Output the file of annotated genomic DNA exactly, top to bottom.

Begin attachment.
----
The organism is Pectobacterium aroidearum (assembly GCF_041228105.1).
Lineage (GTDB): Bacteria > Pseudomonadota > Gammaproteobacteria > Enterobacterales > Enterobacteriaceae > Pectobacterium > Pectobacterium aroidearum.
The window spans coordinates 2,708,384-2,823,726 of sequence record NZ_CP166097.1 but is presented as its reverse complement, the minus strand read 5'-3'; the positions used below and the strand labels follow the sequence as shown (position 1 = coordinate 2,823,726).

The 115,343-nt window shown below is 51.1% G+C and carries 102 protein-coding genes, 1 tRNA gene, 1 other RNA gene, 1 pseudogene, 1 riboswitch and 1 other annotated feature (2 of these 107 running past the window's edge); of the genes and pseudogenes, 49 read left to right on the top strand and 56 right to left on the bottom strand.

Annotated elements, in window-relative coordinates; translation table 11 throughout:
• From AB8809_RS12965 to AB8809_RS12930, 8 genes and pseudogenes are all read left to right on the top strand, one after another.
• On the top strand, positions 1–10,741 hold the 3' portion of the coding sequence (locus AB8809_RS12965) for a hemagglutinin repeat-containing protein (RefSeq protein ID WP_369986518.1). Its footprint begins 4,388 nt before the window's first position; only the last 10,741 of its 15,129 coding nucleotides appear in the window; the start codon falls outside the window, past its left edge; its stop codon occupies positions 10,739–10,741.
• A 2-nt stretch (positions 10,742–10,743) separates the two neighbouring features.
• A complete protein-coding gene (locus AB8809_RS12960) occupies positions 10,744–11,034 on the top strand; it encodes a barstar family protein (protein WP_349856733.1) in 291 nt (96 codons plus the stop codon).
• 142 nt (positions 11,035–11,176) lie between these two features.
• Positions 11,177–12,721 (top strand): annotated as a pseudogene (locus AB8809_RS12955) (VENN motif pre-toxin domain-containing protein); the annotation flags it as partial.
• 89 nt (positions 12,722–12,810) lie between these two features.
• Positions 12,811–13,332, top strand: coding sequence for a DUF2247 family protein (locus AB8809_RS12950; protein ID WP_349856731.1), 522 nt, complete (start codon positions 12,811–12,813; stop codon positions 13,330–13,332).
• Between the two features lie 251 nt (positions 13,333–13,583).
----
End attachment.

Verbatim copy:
The organism is Pectobacterium aroidearum (assembly GCF_041228105.1).
Lineage (GTDB): Bacteria > Pseudomonadota > Gammaproteobacteria > Enterobacterales > Enterobacteriaceae > Pectobacterium > Pectobacterium aroidearum.
The window spans coordinates 2,708,384-2,823,726 of sequence record NZ_CP166097.1 but is presented as its reverse complement, the minus strand read 5'-3'; the positions used below and the strand labels follow the sequence as shown (position 1 = coordinate 2,823,726).

The 115,343-nt window shown below is 51.1% G+C and carries 102 protein-coding genes, 1 tRNA gene, 1 other RNA gene, 1 pseudogene, 1 riboswitch and 1 other annotated feature (2 of these 107 running past the window's edge); of the genes and pseudogenes, 49 read left to right on the top strand and 56 right to left on the bottom strand.

Annotated elements, in window-relative coordinates; translation table 11 throughout:
• From AB8809_RS12965 to AB8809_RS12930, 8 genes and pseudogenes are all read left to right on the top strand, one after another.
• On the top strand, positions 1–10,741 hold the 3' portion of the coding sequence (locus AB8809_RS12965) for a hemagglutinin repeat-containing protein (RefSeq protein ID WP_369986518.1). Its footprint begins 4,388 nt before the window's first position; only the last 10,741 of its 15,129 coding nucleotides appear in the window; the start codon falls outside the window, past its left edge; its stop codon occupies positions 10,739–10,741.
• A 2-nt stretch (positions 10,742–10,743) separates the two neighbouring features.
• A complete protein-coding gene (locus AB8809_RS12960) occupies positions 10,744–11,034 on the top strand; it encodes a barstar family protein (protein WP_349856733.1) in 291 nt (96 codons plus the stop codon).
• 142 nt (positions 11,035–11,176) lie between these two features.
• Positions 11,177–12,721 (top strand): annotated as a pseudogene (locus AB8809_RS12955) (VENN motif pre-toxin domain-containing protein); the annotation flags it as partial.
• 89 nt (positions 12,722–12,810) lie between these two features.
• Positions 12,811–13,332, top strand: coding sequence for a DUF2247 family protein (locus AB8809_RS12950; protein ID WP_349856731.1), 522 nt, complete (start codon positions 12,811–12,813; stop codon positions 13,330–13,332).
• Between the two features lie 251 nt (positions 13,333–13,583).